Meanwhile at Zadar, Croatia. Since 2008..An update:
They have their first public trial installation down now. It doesn't seem to be working out quite the way they thought...
If only it were just hundreds of thousands. At last count, between local/state government agencies and the Obama Administration they've received just over 2 million taxpayer dollars. $1.6 million in the form of two $750K SBIR grants from the US DOT plus an initial $100K SBIR grant. https://en.wikipedia.org/wiki/Solar_Roadways#HistorySo after giving them hundreds of thousands of taxpayer's money, it turns out the project cracks at the points where it was expected.
Great use of public funds there!
Half a million dollars for just this installation and this is what they produce?Sebastian Anthony noted in ExtremeTech that the cost to replace all roads in the United States with Solar Roadways panels would come to approximately $56 trillion, based on Scott Brusaw's cost estimate of $10,000 for a 12?12-foot section. The USDOT announcement of Phase IIB funding in December 2015 mentioned that because the solar cells were still manufactured by hand, they were "very costly to produce".
The first installation for Solar Roadways SR3 panels in Sandpoint, Idaho covered a walking only area of 150 square feet, at an estimated cost of $500,000. This is 50 times Brusaw's cost estimate for a similar sized area of roadway.
Circular runways stop making sense when you remember one element of reality is "crosswinds." Also when you remember how an airplane actually turns.The circular runways make some sense. Solar Roadways is a case of too much sugar combined with a bad acid trip.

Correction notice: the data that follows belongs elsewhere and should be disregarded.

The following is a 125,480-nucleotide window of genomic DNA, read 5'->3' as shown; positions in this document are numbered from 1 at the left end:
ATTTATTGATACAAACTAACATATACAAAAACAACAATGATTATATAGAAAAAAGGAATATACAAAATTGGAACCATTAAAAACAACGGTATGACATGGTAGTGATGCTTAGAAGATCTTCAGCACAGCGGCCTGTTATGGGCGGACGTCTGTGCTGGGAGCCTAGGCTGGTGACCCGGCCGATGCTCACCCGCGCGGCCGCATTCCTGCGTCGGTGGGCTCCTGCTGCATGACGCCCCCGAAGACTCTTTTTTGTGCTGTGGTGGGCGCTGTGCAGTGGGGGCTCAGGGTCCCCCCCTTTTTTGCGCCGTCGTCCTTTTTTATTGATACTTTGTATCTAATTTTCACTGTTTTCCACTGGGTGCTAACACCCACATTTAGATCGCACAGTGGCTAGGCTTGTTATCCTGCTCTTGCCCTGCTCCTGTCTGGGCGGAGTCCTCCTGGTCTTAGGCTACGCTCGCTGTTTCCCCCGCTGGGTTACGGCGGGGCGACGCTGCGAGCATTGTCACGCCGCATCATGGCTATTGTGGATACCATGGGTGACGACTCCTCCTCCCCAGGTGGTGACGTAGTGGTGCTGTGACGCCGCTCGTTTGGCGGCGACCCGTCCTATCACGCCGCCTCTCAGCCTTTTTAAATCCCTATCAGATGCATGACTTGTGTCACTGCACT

Beat me to it. To add to that, runways are typically arranged in such a fashion that planes take off into a headwind to increase lift and decrease the distance one has to travel on the ground.Circular runways stop making sense when you remember one element of reality is "crosswinds." Also when you remember how an airplane actually turns.
There are no crosswinds in a runway with literally any direction of take off possible. If the winds blow from 265, there would be ways to calculate according to your planes performance, to start the take off run from somewhere in the circle so you are at Vr at the point where your nose is pointing at roughly 265. Landing would be the same thing.Beat me to it. To add to that, runways are typically arranged in such a fashion that planes take off into a headwind to increase lift and decrease the distance one has to travel on the ground.
they should stack several runways on top of each other! just like a carpark, then you don't have this problemYou couldn't have 2 or 3 airplanes taking off and landing at the same time if winds are over, say, 5 or 10 kts though, one of them would be landing with a tail wind and that's not ideal